giant leopard moth

(Hypercompe scribonia)

               
Hodges #

8146

giant leopard moth

 

Conservation Status

IUCN Red List

not yet assessed

NatureServe

NNR - Unranked

Minnesota

not listed

Occurrence

Common in the United States east of the Great Plains

Flight/Season

One generation per year: May to June

Habitat/Hosts

 

Size

Male Total Length: up to 2″

Female Total Length: up to 1¼″

Wingspan: 2¼″ to 3½″

Photo by Luciearl

Identification

This is a common, large, easily recognized tiger moth. It is one of the largest tiger moths in eastern North America. Males are up to 2″ long with a wingspan up to 3½″. Females are much smaller, no more than 1¼″ in length.

The thorax is white with twelve bluish-black spots. There is a tympanal hearing organ on each side of the thorax, but this is covered with hairs and is not visible from above.

The abdomen is strikingly colored but not visible when the moth is at rest. It is bright orange above with large iridescent blue and black bands in the middle (dorsally) and a row of large iridescent blue and black spots on each side (laterally).

The forewings are white with numerous glossy bluish-black spots. The spots are highly variable. They may be solid, boldly outlined with a white center, or narrowly outlined and hollow. The outer portions of the forewing lose their white scales and become translucent as the moth ages.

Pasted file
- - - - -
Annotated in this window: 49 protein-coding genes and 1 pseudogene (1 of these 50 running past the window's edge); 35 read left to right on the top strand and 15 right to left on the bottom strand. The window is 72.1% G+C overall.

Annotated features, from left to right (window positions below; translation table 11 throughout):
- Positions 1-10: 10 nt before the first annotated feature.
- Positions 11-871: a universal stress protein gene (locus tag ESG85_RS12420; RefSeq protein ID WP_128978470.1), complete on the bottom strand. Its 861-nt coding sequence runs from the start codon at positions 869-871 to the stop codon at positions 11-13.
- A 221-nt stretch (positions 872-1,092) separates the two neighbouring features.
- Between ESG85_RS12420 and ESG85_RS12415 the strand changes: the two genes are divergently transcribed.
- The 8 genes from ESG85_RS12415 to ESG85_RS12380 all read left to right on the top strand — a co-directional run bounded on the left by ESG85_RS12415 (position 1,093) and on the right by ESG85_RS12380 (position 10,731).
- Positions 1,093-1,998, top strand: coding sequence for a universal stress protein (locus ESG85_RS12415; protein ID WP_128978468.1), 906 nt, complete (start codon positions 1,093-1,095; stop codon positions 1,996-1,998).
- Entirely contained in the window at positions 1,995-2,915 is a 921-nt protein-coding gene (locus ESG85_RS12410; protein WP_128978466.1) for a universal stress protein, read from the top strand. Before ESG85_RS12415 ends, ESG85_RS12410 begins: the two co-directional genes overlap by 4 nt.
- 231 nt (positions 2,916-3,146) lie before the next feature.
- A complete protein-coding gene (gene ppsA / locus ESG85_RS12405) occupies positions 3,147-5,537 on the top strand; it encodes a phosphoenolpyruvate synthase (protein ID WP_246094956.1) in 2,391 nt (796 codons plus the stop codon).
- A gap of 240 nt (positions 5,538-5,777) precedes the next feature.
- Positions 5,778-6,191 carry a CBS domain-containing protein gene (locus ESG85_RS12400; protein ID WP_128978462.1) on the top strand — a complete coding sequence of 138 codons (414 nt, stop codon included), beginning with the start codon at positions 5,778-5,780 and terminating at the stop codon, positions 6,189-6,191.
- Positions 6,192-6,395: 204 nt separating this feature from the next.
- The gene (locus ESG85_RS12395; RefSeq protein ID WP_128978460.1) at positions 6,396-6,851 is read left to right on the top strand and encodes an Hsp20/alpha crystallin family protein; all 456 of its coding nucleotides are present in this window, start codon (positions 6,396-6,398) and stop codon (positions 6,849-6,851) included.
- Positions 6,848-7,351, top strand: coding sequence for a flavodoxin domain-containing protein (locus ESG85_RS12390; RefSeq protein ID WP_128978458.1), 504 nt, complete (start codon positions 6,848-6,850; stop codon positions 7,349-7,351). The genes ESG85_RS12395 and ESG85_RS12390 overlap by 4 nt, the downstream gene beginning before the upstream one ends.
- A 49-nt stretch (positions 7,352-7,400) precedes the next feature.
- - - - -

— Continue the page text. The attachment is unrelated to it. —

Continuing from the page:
The caterpillar is up to 3 long and is densely covered with long stiff bristles (setae). The setae are sharply pointed and barbed. They are in clusters rising from prominently raised warts. A narrow, dull red ring between each abdominal segment is visible when the caterpillar moves or curls up into a defensive posture. There is a small breathing hole (spiracle) on both sides of each thoracic segment and all but the last abdominal segment. The spiracles are dull red.

 
Similar
Species

 


Larval Food

Deciduous trees and a wide array of low growing herbaceous and woody plants.

 
Adult Food

Adults do not feed.

 
Life Cycle

Almost mature caterpillars overwinter under logs and beneath bark.

 
Behavior

The caterpillar hides in leaf litter or under loose bark during the day and comes out at night to feed. When threatened, it will roll up.

Adults are active at night. Male adults are attracted to light. Females are not. When threatened, they will curl up, displaying their brightly colored abdomen, and exude a yellow, acrid-smelling liquid.


Distribution Distribution Map  

Sources: 21, 24, 29, 30, 71, 75.


Comments

Taxonomy
In 2010 the family Arctiidae (tiger moths and lichen moths) was transferred to the family Erebidae mostly intact but demoted to a subfamily. The former subfamilies are now tribes, the former tribes now subtribes.


Taxonomy

Order:

Lepidoptera (butterflies and moths)

 

Suborder:

Glossata

 

Infraorder:

Neolepidoptera

 

Parvorder:

Heteroneura

 

No Rank:

Ditrysia

 

No Rank:

Obtectomera

 

Superfamily:

Noctuoidea (noctuid moths)

 

Family:

Erebidae

 

Subfamily:

Arctiinae (tiger and lichen moths)

 

Tribe:

Arctiini

 

Subtribe:

Spilosomina

 
Subordinate Taxa

giant leopard moth (Hypercompe scribonia denudata)

giant leopard moth (Hypercompe scribonia scribonia)

 
Synonyms

Ecpantheria scribonia